Walmart Global Expansion
Walmart managed to attain successful expansion within the U.S. in the 1990s, and the management made a decision to seek for global expansion. All of the markets that it intends to enter can be described as having or will force Walmart to deal with different cultural aspects and diverse government policies far from those in the U.S. (Alcácer, Agrawal, & Vaish, 2013). In this regard, the major problem that is notable from this approach is that Walmart tried to replicate its effective U.S. business model in Mexico, Canada, Brazil, Argentina, Central America, China, South Korea, Japan, Germany, the U.K., and Africa. The decision to use a similar strategy in these new markets cost the company many struggles, and even years before it could realize any form of profit-making. For instance, in the China market was much diverse from others both in consumer preferences, patterns, mode of competition as well as regulations. Therefore, for the company to be able to replicate and address specific aspects in this market, the company was forced to offer store managers with noteworthy autonomy, an element that made Walmart centralize several decisions. In other words, its operational decisions ended up being centralized within the American headquarter.
Central Management Decision
It is important to note that the Chinese market was different from others, and that is what caused Walmart’s strategic adaptability issues in China. That is, they required to make or adapt to the local needs of this market. What happened is that Walmart centralized the process of decision making in it’s headquartered, and these forced its adaptability into this market to go down. However, this conclusion does not apply to all the subsidiaries, considering the fact that the multinational firms’ approach to any market is made as a differentiated network. This implies that the process of decision making can be centralized with respect to the market more like its home markets, for instance, the Canadian market (Alcácer, Agrawal, & Vaish, 2013). This form of approach has the potential of developing an organizational structure that contains heterogeneous relations among its subsidiaries and the head office, an aspect that can be described by diverse degrees of centralization and decentralization. As noted earlier, the different operation decisions are assumed to have taken a centralized approach in the Chinese market. In this case, there is somehow a decentralized decision-making process because these decisions would have been made with the subsidiary. On the other hand, decentralization would have permitted the subsidiary to respond to exactitudes within the Chinese market, meaning that the strategic adaptability could not have remarkably been affected. However, considering the extent to which numerous multiple markets are in existence within China, subnational adaptation may have been crucial necessary in such a case of strategic adaptability was likely to face negative impacts.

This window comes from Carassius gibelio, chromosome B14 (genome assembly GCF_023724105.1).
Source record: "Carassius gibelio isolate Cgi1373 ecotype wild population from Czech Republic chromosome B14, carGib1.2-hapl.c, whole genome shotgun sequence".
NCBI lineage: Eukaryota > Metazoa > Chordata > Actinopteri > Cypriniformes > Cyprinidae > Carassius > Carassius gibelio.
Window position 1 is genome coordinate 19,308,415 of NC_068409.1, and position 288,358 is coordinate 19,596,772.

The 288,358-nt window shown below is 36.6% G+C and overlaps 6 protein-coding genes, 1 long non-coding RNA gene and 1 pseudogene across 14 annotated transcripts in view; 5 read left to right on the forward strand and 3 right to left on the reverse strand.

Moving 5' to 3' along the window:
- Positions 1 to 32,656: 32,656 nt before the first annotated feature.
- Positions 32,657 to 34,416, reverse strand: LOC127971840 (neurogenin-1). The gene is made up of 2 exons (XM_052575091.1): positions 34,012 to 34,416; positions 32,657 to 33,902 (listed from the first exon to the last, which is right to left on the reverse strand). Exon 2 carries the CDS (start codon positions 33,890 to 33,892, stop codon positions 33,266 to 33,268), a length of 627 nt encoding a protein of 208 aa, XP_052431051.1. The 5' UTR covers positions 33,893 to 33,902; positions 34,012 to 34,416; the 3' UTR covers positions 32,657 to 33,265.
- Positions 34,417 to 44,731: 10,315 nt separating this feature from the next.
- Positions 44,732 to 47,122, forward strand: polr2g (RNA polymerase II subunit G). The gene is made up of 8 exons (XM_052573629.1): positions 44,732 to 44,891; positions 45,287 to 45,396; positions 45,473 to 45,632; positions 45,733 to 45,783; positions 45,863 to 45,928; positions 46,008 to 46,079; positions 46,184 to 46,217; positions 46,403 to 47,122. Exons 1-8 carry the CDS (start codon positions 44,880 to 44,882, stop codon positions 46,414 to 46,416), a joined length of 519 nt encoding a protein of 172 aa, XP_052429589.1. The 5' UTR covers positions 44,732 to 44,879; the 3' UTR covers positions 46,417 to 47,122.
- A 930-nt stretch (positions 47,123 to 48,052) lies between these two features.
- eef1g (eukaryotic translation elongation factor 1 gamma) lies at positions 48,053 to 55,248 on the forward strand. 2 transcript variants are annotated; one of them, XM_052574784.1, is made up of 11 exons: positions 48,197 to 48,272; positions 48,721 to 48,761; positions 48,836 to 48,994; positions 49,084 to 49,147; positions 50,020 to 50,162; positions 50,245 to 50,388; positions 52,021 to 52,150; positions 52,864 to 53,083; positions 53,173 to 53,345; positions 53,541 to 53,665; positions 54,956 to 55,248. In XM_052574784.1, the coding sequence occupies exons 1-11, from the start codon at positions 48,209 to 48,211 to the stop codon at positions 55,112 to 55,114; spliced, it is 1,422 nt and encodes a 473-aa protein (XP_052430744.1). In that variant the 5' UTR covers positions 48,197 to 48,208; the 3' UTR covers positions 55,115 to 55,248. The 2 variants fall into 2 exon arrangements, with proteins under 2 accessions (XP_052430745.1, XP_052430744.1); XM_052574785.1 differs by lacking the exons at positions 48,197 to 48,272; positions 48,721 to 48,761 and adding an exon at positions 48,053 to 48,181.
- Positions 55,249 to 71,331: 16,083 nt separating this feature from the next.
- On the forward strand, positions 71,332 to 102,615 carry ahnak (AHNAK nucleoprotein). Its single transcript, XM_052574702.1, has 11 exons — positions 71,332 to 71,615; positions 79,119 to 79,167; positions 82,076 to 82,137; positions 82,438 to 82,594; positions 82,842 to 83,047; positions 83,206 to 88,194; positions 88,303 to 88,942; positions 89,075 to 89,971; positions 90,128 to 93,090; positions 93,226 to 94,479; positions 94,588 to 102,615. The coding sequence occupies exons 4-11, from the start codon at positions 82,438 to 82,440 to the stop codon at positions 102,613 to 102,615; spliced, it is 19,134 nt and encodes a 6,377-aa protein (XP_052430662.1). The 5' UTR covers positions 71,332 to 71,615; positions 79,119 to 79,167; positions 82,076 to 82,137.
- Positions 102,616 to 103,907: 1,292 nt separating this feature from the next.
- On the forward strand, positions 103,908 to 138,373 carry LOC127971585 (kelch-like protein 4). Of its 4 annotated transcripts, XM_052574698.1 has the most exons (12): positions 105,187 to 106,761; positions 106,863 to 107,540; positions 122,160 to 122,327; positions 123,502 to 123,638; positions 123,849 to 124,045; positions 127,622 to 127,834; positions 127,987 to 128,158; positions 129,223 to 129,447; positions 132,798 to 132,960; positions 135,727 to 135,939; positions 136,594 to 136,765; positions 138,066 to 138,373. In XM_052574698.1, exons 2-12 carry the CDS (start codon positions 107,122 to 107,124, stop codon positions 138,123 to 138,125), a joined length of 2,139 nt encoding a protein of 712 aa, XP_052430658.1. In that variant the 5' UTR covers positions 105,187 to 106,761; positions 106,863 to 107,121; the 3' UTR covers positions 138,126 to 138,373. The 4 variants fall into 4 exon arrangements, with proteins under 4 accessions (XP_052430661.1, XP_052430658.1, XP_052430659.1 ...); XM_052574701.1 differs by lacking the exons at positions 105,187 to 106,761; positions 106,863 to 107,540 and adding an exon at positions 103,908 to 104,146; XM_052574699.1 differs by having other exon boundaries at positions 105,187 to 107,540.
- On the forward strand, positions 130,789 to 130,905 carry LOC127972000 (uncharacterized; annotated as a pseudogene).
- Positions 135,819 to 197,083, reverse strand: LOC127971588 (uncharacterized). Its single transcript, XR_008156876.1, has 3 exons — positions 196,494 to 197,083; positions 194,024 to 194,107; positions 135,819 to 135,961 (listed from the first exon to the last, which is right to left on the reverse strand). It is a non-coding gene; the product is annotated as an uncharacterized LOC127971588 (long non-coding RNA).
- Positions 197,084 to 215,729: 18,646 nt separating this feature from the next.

Recommendations and Implementation Issues
The recommendations and implementation concerns can be viewed from a theoretical perspective. That is from a contingency theory which deals with multinational corporations’ environment states that the optimal way to organize the operations of a company is contingent on the nature of the corporations surrounding environment. There, it’s necessary for any corporation entering a new market to adapt to the local environment through increased emphasis on decentralization (Alcácer, Agrawal, & Vaish, 2013). This is because the subsidiaries possess a considerable amount of information concerning the local environment, and this calls for more information on the way to adapt to the individual subsidiary’s environment. In this regard, having a decentralized approach in decision making Walmart subsidiaries would have gotten an effective answer to local exactitudes in China. In other words, Walmart must have a differentiated perspective among its numerous environments where its subsidiaries operate. This means that Walmart’s structure should not be determined by the general environment meaning that a single organization-wide structure is not sufficient for it to be applied all over the entire organization; instead, the level of autonomy of the individual subsidiary must be determined by that particular subsidiary’s environment.
Alcácer, J., Agrawal, A., & Vaish, H. (2013). Walmart around the World.